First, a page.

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How do I establish paternity so I may collect child support?

A married man in Massachusetts is assumed to be the father of a child born to his wife. Assumed fatherhood even carries beyond marriage, including babies born within 300 days of a married couple's divorce. No extra steps are required to prove paternity.

Unmarried Boston fathers don't have it quite that easy. At the very least, an unmarried father must step forward and sign a Voluntary Acknowledgment of Parentage, usually shortly after a baby's birth, before paternity is established. This creates a legal bond, but does not address issues like child custody, child support or visitations.

Voluntary Acknowledgment may occur with or without a prior court-ordered DNA test. The Child Support Enforcement Division, part of the state revenue department, offers low-cost and no-cost DNA testing, so parents are clear about the child's biological ties. The painless tests are conducted using cheek-swab samples from the child and parents.

The test is 97 percent accurate in showing a man is the biological father of a child. The results can be used to support a Voluntary Acknowledgment or be forwarded to a court to establish legal fatherhood. Without establishing paternity, an unmarried man has no parental rights.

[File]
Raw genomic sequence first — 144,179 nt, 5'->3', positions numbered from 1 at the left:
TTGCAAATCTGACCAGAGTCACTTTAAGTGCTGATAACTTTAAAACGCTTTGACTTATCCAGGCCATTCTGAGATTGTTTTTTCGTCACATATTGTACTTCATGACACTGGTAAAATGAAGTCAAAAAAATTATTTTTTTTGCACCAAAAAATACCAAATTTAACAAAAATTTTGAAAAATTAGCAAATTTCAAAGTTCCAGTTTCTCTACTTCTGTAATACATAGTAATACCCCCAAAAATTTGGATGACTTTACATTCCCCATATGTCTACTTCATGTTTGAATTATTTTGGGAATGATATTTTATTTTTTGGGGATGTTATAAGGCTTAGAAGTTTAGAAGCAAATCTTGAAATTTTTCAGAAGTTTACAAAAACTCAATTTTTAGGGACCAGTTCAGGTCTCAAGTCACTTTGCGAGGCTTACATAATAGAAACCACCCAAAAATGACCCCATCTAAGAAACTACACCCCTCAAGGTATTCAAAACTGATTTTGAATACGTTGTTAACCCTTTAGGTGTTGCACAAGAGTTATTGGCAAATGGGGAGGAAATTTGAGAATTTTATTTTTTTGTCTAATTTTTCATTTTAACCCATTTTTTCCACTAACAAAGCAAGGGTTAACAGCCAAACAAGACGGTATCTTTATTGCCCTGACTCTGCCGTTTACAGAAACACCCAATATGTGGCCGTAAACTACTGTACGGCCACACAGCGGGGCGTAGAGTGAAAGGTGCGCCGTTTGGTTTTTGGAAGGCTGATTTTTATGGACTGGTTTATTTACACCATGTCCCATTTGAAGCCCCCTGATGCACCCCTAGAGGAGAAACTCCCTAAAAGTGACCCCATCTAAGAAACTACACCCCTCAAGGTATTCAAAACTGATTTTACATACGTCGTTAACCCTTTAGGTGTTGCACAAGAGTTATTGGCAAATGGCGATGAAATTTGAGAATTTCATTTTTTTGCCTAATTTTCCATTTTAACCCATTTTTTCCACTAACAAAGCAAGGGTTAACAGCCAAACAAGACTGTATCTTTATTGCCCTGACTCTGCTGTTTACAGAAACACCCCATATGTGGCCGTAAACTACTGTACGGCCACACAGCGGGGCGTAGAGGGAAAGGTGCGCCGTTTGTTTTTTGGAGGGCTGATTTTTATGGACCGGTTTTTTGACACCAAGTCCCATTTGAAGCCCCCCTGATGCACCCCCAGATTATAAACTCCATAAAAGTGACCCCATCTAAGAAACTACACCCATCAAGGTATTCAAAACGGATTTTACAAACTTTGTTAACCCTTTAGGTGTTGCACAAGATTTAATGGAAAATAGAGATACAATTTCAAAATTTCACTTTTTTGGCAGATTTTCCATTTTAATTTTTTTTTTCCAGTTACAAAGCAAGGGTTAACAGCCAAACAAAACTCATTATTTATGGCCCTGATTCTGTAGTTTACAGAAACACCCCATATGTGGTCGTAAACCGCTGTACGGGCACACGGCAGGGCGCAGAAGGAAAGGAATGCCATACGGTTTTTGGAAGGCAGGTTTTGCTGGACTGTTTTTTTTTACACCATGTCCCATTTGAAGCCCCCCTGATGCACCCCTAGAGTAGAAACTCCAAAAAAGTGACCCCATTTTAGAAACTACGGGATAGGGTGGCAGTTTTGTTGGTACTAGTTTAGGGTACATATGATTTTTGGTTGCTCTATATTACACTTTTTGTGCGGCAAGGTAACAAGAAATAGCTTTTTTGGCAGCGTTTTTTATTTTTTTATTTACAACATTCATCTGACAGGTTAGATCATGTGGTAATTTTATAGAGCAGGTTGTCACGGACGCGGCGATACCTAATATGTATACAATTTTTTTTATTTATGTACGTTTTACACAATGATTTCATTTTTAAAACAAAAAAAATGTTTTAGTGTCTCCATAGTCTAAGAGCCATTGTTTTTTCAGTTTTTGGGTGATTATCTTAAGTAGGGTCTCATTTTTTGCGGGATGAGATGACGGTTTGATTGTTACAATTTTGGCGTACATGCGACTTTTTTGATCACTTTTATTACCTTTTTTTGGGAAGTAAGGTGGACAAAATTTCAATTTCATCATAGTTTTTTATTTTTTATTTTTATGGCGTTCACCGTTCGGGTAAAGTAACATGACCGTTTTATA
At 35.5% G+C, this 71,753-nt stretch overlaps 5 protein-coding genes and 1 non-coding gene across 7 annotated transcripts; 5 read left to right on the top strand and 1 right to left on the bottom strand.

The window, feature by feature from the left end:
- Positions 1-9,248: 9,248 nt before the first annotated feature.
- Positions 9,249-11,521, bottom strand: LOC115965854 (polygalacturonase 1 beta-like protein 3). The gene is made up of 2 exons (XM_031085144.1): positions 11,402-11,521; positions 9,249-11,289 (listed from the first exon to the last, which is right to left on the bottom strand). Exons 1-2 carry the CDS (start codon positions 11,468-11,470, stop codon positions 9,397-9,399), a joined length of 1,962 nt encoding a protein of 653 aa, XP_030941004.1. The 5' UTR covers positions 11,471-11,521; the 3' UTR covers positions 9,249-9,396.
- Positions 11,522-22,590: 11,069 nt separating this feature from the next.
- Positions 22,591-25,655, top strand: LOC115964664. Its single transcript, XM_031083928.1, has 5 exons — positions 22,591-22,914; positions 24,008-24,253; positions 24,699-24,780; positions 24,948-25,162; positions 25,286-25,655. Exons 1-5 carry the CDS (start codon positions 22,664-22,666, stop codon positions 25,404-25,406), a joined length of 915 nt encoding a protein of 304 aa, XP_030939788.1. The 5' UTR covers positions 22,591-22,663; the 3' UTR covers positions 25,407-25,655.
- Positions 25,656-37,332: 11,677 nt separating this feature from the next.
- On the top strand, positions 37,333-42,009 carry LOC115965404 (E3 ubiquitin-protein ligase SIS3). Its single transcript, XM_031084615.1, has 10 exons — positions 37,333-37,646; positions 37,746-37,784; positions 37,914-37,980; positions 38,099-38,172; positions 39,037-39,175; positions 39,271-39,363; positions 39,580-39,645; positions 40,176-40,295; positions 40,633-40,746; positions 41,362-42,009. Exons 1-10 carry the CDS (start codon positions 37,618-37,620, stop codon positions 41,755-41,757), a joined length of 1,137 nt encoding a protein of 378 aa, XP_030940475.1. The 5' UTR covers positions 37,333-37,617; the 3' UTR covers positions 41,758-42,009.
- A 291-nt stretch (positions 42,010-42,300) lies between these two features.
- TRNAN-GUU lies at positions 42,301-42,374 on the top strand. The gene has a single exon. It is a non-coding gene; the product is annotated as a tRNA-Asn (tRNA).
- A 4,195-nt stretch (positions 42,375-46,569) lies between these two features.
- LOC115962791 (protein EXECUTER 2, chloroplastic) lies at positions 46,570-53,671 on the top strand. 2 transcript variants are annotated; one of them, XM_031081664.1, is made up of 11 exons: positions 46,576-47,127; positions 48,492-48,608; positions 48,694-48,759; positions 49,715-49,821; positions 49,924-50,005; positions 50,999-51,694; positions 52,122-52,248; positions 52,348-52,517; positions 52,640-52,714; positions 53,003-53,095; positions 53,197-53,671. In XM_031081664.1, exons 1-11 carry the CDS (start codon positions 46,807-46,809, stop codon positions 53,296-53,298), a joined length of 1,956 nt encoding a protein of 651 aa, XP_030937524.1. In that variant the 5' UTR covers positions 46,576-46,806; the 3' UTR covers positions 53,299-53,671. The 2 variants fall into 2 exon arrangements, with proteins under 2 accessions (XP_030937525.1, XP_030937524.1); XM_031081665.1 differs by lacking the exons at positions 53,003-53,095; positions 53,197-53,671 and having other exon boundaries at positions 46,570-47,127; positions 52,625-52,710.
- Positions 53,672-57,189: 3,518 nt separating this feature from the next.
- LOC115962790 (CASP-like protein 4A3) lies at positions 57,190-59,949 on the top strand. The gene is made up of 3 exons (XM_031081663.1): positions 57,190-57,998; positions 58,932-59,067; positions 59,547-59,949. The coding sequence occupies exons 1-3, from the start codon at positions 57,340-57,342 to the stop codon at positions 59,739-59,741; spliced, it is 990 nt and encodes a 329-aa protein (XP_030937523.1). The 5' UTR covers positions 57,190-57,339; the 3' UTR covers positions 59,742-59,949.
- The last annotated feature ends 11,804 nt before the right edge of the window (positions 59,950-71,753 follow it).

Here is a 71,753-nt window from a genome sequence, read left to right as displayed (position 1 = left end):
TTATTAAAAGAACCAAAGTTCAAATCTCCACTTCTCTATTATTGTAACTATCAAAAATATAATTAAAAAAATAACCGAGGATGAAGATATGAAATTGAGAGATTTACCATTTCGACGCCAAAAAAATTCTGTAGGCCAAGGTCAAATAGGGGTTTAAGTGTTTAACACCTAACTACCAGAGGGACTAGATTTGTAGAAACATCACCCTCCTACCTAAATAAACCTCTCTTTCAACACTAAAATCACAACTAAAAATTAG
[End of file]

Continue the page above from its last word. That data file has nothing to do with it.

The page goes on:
Even after paternity is established, the court must determine what role the unmarried father has in a child's life. Legal fatherhood allows an unmarried dad to pursue child custody and visitation privileges. Established paternity also opens the door for an unmarried mother to seek child support.

Attorneys advise that none of these added issues – child support, custody and visitations – can be resolved until the paternity is established. A child benefits when a paternity action is taken: a known identity, rights to inherit and parental financial support.

Unmarried mothers may ask a court to order the biological father to submit to DNA testing. The results provide a basis for parental rights and responsibilities and the best interests of a child.

Source: Massachusetts Department of Revenue Child Support Enforcement Division, "Two Parents" accessed Feb. 20, 2015

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